If Alexei can have a strong playoff performance, he still might command a high salary. I'm not sure he gets more than $5 million he gets paid this year, but he might not have to take such a steep pay cut either.
Kovalev is set to become an unrestricted free agent on July 1, so it won't be long before we see how much he gets. Look for teams like L.A. and Toronto to inquire about him.
Jason Arnott didn't have a very good year, but let's be honest—neither did the New Jersey Devils. Only recently have the Devils caught fire and played like the team they should have been all season.
The Devils were looking to shed some salary and traded Arnott to the Washington Capitals, which were having their own troubles this season as well.
It didn't take long for Arnott to start contributing to his new team. In seven games with the Capitals, Arnott has two goals and three assists. Arnott is in a very similar position to Kovalev in the sense that a strong playoff performance could really help his chances of not getting a severe pay cut.
If he does have a strong performance, I could see him being signed for around $3 million a year on a longer term, probably with the Capitals. However, if he is a bust, I don't think there is a team that will pay more than $2 million to $2.5 million for him. He's set to become an unrestricted free agent on July 1, so it won't be long before we find out.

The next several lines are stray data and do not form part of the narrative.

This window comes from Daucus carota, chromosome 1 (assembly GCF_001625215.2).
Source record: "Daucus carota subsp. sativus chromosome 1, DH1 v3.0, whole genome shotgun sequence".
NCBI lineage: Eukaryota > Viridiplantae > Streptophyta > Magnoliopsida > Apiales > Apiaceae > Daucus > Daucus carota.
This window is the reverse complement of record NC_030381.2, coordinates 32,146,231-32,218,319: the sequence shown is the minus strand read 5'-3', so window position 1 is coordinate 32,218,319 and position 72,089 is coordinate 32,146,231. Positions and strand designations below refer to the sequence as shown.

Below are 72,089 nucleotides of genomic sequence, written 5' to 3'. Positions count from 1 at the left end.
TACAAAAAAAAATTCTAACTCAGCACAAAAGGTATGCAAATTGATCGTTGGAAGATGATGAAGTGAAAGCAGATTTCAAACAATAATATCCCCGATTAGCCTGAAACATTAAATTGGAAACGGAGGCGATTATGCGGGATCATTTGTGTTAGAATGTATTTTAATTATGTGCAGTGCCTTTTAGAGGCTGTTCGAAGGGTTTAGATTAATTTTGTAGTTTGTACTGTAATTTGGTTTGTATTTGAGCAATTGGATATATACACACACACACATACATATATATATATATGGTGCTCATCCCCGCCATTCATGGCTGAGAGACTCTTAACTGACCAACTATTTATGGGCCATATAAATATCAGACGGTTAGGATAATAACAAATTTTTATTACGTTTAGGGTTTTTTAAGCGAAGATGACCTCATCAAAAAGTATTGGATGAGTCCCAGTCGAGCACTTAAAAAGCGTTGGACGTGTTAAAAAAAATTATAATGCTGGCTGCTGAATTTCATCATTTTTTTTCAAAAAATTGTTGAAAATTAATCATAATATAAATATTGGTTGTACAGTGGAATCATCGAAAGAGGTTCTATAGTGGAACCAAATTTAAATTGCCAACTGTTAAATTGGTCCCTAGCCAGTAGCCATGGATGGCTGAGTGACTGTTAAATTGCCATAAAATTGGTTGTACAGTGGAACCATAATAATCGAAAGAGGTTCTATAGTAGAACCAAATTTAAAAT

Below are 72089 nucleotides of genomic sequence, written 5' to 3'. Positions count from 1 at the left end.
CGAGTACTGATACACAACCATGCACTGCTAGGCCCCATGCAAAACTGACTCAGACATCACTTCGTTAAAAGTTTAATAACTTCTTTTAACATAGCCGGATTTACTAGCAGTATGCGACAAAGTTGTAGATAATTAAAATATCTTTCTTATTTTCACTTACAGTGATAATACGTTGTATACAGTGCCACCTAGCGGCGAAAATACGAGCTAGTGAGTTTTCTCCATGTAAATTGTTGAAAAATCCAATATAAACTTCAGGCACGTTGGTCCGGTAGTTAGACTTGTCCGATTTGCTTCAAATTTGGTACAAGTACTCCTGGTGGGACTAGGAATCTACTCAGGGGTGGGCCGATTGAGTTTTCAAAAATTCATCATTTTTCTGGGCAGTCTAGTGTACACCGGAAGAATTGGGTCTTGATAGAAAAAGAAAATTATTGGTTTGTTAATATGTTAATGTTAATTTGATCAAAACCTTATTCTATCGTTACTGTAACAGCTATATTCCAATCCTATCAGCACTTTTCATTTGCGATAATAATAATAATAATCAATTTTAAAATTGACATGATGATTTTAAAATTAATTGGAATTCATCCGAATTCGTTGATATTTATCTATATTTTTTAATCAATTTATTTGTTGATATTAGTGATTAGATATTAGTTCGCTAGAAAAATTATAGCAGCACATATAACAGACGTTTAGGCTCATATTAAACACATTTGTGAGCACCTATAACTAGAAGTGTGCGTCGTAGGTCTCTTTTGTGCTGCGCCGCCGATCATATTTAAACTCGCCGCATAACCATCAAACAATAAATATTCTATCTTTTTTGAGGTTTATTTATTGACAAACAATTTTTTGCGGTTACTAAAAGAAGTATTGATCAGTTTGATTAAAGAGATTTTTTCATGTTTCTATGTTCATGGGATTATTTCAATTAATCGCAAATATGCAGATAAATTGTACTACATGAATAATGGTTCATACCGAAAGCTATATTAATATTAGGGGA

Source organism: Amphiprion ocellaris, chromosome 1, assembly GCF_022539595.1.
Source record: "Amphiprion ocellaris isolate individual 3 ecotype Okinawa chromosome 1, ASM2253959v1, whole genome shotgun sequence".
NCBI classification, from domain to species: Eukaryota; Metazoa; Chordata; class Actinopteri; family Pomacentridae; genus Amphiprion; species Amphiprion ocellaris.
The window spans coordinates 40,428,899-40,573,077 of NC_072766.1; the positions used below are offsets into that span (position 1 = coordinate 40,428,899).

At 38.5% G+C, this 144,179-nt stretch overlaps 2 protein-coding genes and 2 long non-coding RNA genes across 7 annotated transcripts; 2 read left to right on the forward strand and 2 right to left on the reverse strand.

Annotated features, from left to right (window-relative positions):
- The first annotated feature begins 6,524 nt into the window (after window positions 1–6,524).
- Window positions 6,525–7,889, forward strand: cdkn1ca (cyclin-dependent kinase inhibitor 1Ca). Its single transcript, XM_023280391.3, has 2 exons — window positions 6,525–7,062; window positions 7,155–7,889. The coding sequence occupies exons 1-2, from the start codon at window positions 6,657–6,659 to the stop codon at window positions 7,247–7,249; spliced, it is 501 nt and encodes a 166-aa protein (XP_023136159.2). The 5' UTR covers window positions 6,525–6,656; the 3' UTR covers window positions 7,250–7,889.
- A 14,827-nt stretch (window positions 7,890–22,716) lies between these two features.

One thing is certain: Michal Handzus will not be making as much money as he is this year.
Handzus currently makes $4 million this year and he is set to become an unrestricted free agent on July 1. I've always been a big fan of Handzus from his time in Philadelphia, but I'll be honest: The guy doesn't deserve to be making that much for how little he contributes.
Michal has 10 goals and 16 assists this season—certainly not numbers a club is content to pay a player $4 million for. Don't get me wrong: Handzus is a 20-goal scorer andhe has put up more than 40 points the previous two years, but this year has not been nice to him.
I'm sure Michal will get a contract regardless, even if the Kings choose to go forward without him. I just don't see the guy getting more than $2.5 million to $3 million for his services. He's not getting any younger and his production has dropped significantly.
The whole reason Philadelphia ever traded Simon Gagne in the first place was because of his contract.
Don't get me wrong: Gagne was earning every penny of it a few years back with the Flyers, but in recent years he has become injury prone and been in and out of the lineup a bunch of times. Not only that, but his offensive production had started to slip as well.
It was a tough decision for Philly, but it needed to shed salary, so it traded him to Tampa Bay for Matt Walker, who would hardly see any ice time at all with the Flyers. I can't say that Gagne has lost his touch, because I think after playing for one team for so long, it's really hard to get used to another one. I do, however, believe he is not worth as much as he gets paid.